Keanu Reeves is an actor with a highly limited range, but playing an emotionless burnout is right in his wheelhouse. His Henry barely cracks a smile or raises his voice throughout the entire movie. But, while Reeves’s performance is spot on, it doesn’t make for a very compelling film. To give the film the energy it needs, director Malcolm Venville adds some colorfully over-the-top supporting characters, beginning with Vera Farmiga, the play’s lead actress and Henry’s eventual bed buddy. Old pro James Caan also appears as an old-time convict Henry meets in prison, who helps with the details and planning of the robbery. And finally, there is Peter Stormare as the eccentric, hot-headed director of the play.

“Henry’s Game” is the type of movie where the little things that work compensate for the big things that don’t. The robbery itself is highly mundane (although we get to see occasional shots of people digging a tunnel that look like leftover outtakes from “The Great Escape”). Not even the third-act return of Fisher Stevens, who threatens to expose the heist if he’s not cut in, makes it especially suspenseful or entertaining. The other main subplot is the disastrous preparation for the play. The combination of a zombie-like, amateurish Reeves and a scenery-chewing Farmiga should have been good for laughs, but director Venville (who hasn’t made a feature film since “Henry’s Game”) can’t seem to produce any really funny moments.

Fortunately, Farmiga, Caan, and Stormare have a lot of fun with their roles. Farmiga turns her character into an even more neurotic, human version of Miss Piggy, leaving poor Keanu Reeves dumbstruck at times as to how to react (acting dumbstruck is also well within Reeves’s wheelhouse). Stormare seems to channel every obsessive director in the history of the theater and combines his manic energy with an at-times nearly indecipherable accent. Best of all is Caan, who is less Sonny Corleone and more Billy Rose. He doesn’t want to leave prison because he’s a big shot in the slammer and doesn’t care for the prospect of starting from scratch on the outside. But once he is outside, he’ all charm and smoothness.

“Henry’s Crime” is a prime example of what happens when you combine a decent plot idea and some A-list acting talent with a script that doesn’t know what to do with its central premise and a director who can’t maximize his comic potential. “Henry’s Crime” is neither the clever caper nor the manic farce that the film easily could have been. However, it’s amiable enough throughout, and the supporting performers are clearly having a lot of fun. For those reasons, I’m giving the film a mild recommendation. But, make no mistake, it’s somewhat of a crime that Henry’s movie wasn’t any better.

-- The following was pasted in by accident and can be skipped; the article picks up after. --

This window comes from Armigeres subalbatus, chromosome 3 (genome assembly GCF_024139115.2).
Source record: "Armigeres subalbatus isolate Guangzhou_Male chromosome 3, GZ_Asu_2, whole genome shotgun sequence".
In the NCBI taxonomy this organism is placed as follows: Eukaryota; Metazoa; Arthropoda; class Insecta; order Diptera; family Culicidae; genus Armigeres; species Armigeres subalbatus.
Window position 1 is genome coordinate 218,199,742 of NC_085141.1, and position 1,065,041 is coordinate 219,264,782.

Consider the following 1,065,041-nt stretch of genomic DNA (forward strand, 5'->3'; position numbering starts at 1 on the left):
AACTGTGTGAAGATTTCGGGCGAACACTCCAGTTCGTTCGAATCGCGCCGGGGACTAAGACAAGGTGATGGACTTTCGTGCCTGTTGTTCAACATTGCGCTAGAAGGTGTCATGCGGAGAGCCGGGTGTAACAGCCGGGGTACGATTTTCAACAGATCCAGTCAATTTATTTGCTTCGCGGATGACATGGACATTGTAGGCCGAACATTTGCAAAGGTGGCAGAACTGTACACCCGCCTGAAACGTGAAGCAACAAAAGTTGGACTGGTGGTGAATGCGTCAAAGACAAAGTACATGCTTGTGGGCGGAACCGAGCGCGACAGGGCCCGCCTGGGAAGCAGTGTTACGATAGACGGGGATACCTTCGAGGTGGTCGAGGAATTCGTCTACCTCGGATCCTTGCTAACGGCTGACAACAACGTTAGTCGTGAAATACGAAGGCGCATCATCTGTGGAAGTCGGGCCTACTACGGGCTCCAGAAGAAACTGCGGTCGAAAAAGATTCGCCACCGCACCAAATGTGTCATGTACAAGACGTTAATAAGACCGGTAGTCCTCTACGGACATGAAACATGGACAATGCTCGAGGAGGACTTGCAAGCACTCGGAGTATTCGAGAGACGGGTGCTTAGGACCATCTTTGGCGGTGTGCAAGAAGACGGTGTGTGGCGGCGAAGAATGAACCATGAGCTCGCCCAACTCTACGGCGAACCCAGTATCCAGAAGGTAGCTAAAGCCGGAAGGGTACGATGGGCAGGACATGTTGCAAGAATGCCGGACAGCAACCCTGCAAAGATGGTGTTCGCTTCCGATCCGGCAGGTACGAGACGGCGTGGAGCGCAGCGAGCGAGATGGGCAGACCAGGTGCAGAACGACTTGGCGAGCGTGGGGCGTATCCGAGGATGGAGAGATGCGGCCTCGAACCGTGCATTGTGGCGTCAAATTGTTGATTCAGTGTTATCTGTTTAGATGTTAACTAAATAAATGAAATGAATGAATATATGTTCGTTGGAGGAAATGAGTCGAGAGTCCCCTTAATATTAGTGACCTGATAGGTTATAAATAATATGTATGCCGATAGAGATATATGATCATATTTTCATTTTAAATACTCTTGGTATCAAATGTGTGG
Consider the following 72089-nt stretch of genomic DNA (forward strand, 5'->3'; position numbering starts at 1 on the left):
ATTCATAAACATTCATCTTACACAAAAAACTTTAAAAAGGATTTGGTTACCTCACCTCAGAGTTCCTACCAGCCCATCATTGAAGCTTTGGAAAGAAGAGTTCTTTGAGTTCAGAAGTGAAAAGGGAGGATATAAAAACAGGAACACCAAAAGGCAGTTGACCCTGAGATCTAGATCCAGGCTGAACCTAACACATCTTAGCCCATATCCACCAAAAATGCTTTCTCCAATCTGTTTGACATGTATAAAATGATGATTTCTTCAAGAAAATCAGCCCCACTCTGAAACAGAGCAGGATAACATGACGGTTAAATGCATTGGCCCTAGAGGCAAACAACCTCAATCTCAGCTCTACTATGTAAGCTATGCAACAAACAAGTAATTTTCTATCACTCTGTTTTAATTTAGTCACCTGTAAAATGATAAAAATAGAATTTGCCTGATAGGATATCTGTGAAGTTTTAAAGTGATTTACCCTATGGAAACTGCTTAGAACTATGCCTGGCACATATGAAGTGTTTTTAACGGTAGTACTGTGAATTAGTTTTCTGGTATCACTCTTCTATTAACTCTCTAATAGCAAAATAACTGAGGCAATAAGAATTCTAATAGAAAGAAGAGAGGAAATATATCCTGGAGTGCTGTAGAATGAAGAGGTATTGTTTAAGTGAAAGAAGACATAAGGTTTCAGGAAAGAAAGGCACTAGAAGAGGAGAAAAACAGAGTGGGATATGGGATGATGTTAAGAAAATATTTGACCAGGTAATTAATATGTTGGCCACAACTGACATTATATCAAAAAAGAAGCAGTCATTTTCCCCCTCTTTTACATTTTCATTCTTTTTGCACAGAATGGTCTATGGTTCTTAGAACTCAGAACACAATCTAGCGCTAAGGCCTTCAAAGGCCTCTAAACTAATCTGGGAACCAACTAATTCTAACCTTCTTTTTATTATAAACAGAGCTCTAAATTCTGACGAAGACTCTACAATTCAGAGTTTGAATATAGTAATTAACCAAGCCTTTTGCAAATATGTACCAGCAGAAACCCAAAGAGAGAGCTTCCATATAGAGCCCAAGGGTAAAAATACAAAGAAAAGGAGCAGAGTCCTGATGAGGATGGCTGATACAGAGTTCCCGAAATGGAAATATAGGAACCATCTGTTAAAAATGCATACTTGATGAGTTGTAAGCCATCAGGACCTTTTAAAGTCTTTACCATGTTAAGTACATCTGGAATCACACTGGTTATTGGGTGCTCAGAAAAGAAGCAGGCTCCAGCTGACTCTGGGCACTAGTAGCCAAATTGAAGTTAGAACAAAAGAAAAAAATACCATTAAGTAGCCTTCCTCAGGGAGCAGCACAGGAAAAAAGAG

11 people found this helpful
D. LarsonReviewed in the United States on January 7, 2019
3.0 out of 5 stars
Keaun does numb better than enthused
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The conceit is a really terrible performance of "The Cherry Orchard". But Keanu isn't terrible, and James Caan sells his role as the tired seen-it-all con man. He's good, Peter Stormare is good, if under-used. The romantic chemistry really does not sell. Vera Farmiga is supposed to be a cold fish, and that's believable. The romance with Keanu....not happening. She's as unconvincing with him as with she is as Madame Ravensky. A couple of awkward sex scenes notwithstanding, these two are not reacting.

Keanu is way more convincing as the numb civil servant going through the motions of life than he is reborn as a natural Lopahkin. Nobody does vaguely autistic or maybe uncomprehending extraterrestrial than Mr. Reeves. Butchering Chekov for his one true love? Not seeing it. Still, it's a romantic comedy, not a thriller.

But James Caan saves the whole enterprise; the in prison section is actually more engaging than the romantic comedy; the "meet cute" starts a long flat spot in the middle of the movie where we should be getting a little more involved in the mechanics of the bank robbery and a little less of the lovebirds reciting Chekov at each other.

The robbery itself is a rushed, almost tacked-on business. Maybe I like a heist movie more than I like a so-so rom-com, but give me an oxygen lance and a rotohammer over the Keanu rushing back to the theater scene any day. The ending is a hurried muddle, wrapping up the heart felt bits while completely ignoring the fallout from the robbery.